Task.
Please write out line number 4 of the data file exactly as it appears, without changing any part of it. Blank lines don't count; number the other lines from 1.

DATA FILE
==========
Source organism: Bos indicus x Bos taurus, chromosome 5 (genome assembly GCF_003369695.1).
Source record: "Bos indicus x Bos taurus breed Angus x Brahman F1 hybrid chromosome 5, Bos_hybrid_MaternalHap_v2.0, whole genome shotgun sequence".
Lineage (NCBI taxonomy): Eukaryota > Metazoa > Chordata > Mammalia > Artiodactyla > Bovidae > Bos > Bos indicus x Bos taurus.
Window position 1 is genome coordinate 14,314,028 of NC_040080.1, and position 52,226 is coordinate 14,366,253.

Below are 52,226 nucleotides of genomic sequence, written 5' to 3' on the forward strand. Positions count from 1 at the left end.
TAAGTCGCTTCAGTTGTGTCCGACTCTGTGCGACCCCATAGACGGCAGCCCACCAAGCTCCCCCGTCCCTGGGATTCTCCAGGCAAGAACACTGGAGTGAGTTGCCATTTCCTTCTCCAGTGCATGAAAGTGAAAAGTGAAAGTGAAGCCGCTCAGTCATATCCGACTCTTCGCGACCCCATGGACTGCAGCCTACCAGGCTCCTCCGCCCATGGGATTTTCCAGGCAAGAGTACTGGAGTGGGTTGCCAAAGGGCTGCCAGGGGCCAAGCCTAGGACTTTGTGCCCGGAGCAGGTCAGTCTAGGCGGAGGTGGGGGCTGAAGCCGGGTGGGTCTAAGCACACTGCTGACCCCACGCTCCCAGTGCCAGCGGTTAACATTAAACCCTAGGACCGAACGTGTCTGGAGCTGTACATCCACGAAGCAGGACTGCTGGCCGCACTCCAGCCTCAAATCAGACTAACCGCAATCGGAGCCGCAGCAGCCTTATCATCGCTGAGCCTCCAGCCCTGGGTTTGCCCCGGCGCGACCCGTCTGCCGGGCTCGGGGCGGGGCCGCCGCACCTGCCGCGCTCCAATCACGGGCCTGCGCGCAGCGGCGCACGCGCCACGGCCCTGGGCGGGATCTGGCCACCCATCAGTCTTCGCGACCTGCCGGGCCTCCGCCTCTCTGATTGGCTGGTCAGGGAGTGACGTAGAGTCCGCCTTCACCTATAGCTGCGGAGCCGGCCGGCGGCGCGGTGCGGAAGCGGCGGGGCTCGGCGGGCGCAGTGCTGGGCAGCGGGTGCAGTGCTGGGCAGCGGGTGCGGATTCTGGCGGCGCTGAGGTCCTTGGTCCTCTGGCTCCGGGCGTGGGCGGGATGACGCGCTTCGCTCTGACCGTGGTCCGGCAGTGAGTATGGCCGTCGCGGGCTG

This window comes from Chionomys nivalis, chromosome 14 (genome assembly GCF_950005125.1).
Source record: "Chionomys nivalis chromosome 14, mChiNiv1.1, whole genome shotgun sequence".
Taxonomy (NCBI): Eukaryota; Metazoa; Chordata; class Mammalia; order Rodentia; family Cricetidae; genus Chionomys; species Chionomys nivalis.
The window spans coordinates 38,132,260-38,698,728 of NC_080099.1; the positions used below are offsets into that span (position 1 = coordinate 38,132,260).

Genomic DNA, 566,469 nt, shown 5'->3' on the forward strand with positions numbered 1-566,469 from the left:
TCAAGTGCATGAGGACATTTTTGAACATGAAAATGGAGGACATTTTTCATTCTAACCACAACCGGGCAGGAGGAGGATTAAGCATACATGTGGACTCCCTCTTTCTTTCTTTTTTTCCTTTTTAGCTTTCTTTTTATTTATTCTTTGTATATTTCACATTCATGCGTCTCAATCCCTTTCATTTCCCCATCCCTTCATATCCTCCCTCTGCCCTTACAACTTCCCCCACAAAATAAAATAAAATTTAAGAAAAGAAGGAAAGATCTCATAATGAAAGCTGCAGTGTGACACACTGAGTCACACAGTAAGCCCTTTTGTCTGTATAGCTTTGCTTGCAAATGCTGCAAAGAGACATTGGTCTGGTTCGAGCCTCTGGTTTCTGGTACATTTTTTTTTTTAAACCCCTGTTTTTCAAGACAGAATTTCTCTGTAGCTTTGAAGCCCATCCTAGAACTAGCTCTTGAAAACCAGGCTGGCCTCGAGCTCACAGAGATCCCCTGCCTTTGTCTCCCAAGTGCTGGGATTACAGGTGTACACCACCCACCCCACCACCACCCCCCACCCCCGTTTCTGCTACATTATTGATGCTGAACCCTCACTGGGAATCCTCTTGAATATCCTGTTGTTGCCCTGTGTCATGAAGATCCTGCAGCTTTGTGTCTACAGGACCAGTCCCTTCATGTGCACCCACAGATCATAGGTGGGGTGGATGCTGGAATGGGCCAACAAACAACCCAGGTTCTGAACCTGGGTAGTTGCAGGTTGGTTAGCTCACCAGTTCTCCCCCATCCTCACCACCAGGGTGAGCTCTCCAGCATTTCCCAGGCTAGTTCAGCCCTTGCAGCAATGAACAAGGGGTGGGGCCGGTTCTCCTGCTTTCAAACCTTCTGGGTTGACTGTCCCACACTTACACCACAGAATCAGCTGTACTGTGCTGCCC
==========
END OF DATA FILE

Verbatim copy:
Window position 1 is genome coordinate 14,314,028 of NC_040080.1, and position 52,226 is coordinate 14,366,253.